No Place Like Theatre

My closest friends would know how much time I’ve spent struggling to balance my choice of career and theatre. In my head, I had to make do with the consequences of choosing one over the other. It’s either be happy or be hungry; people working on stage would know. For all it’s worth, that was my lazy thinking then.

Leaving Manila two years ago did not also help. It meant leaving musical theatre behind, or so I thought. I knew it would be close to impossible to find performing avenues and theatre communities here in Tokyo; it’s already a concrete and small community anywhere in the world. Language aside, I knew it would not be a breeze to survive at least three hours of rehearsals every day especially now that I have a full time engineering job. I barely survived the Ateneo when I was doing shows then so why should it be different?

I started small, slowly putting myself out there. Working eight hours a day for a company doesn’t seem to fit my idea of a successful and happy life; there’s got to be a way to be alive again. I discovered Improv just before my first anniversary of living in Japan. I managed to watch a show once and luckily, they had auditions coming up; I had to give it at least a try.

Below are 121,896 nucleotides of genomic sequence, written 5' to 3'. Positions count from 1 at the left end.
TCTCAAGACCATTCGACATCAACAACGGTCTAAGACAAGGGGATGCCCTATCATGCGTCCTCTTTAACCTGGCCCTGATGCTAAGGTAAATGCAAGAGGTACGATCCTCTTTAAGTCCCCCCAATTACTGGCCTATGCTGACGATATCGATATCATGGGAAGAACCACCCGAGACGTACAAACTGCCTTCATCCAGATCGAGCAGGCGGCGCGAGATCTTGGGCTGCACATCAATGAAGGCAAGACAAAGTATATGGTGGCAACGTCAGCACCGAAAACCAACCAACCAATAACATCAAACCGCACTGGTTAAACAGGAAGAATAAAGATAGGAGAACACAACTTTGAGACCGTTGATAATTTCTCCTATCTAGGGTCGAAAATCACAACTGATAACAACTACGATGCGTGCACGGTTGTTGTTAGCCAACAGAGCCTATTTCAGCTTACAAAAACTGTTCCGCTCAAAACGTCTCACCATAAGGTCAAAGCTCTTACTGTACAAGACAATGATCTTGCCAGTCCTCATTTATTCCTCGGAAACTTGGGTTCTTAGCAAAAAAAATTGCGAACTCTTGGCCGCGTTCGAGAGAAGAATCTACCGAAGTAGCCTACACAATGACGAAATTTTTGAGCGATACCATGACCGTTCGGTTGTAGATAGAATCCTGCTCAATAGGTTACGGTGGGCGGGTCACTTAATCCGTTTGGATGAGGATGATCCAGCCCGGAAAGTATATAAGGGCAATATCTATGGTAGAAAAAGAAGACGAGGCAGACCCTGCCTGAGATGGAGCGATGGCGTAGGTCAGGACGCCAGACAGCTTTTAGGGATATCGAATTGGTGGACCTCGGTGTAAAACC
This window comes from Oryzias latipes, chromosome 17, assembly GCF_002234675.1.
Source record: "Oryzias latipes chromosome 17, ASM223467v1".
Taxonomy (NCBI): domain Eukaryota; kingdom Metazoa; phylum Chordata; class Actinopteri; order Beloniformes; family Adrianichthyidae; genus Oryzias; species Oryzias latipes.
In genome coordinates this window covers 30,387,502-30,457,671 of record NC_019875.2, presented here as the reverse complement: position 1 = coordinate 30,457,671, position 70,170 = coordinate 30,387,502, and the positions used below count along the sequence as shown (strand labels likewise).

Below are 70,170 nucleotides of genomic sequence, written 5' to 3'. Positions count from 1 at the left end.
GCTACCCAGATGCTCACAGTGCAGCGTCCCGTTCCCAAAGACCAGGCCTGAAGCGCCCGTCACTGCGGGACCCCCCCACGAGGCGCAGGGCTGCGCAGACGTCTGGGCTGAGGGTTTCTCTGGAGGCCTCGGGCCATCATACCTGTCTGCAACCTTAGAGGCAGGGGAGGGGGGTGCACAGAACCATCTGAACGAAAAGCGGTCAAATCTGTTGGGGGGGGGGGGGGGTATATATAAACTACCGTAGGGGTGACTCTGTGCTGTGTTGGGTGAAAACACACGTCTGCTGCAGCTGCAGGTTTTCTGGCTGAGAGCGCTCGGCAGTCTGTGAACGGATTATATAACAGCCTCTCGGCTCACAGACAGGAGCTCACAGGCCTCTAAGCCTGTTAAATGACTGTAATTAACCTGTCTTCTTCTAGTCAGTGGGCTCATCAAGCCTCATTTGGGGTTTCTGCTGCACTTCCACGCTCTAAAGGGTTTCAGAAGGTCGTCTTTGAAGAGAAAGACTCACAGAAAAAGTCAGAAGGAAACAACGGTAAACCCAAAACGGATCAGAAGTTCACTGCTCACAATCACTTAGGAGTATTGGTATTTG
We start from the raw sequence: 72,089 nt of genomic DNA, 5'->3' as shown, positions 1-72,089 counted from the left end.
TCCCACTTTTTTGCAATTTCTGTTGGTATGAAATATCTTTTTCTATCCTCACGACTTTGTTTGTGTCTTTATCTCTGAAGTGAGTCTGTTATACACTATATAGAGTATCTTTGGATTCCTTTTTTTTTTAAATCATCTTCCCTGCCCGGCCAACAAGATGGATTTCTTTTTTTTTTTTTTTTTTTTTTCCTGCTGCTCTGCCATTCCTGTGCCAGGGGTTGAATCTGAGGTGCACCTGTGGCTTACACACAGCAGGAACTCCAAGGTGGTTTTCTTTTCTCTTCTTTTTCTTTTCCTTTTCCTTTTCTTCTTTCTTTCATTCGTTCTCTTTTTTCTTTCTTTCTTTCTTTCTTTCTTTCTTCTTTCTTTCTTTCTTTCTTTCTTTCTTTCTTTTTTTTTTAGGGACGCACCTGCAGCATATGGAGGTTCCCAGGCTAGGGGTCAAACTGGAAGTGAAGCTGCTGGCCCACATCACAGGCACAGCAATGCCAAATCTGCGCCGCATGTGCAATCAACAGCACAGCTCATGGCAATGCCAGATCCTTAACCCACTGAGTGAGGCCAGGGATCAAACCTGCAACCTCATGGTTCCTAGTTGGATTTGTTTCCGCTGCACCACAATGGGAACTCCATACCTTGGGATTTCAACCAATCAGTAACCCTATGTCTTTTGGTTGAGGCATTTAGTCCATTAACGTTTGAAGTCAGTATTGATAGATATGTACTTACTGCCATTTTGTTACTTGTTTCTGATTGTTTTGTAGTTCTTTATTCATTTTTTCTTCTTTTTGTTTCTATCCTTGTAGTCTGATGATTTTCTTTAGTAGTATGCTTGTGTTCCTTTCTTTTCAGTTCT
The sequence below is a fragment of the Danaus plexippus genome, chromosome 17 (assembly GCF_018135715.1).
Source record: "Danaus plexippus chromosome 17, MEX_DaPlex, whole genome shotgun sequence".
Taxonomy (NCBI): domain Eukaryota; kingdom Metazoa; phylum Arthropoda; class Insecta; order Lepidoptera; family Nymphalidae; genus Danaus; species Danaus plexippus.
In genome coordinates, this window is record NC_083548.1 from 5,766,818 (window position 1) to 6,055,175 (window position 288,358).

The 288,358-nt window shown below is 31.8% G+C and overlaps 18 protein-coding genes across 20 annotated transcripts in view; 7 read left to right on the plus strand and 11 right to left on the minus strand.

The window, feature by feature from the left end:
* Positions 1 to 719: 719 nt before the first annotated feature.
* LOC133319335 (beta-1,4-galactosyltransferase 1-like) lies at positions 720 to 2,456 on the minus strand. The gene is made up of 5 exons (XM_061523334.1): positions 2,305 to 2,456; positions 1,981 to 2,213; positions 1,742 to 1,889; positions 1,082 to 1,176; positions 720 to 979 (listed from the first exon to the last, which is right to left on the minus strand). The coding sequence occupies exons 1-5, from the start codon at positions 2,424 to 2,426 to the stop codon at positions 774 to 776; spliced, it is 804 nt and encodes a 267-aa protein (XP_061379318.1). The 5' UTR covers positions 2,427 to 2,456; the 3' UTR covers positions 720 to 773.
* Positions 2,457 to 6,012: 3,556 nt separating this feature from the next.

It’s just short-form theatre but it’s more than enough to satisfy my desire to do something beyond what I signed up for. Every Sunday we’d practice and once a month, I get to perform something on stage with talented people that have helped me grow to who I am right now one way or the other. It is still one of the best things that have happened to me in Japan.

Fast forward to today: Show make-up is set as I’m typing this just a few minutes until we raise the stage curtains. When I saw the audition notice for this musical, I knew I had to. There is no way I am missing this out. So despite almost falling ill the day before, I randomly chose a monologue and a song, and went for it.

Two weeks before I turn two on this beautiful country, we are finally opening the musical, Sweeney Todd: The Demon Barber of Fleet Street tonight at Shinjuku. I’m glad to have been given the opportunity to lend my heart to Anthony Hope who is as lost as I am. This is my first stage musical since “Stages of Love” in 2015 and my first in Tokyo. Believe me when I say I still can’t believe this is happening. Or at least how in the world did I manage to stay alive despite shuffling work and this for at least twelve hours a day.

Although it’s bittersweet as there are more than a handful of people back home that I’d love to see in the audience area tonight, I just can’t express well enough how grateful I am to everyone who has been with me since day one.

And of course, to the people behind Sweeney Todd and the people who have taken a chance on me, my fragile tenor notes, and my fake British accent, thank you. I hope I make you proud.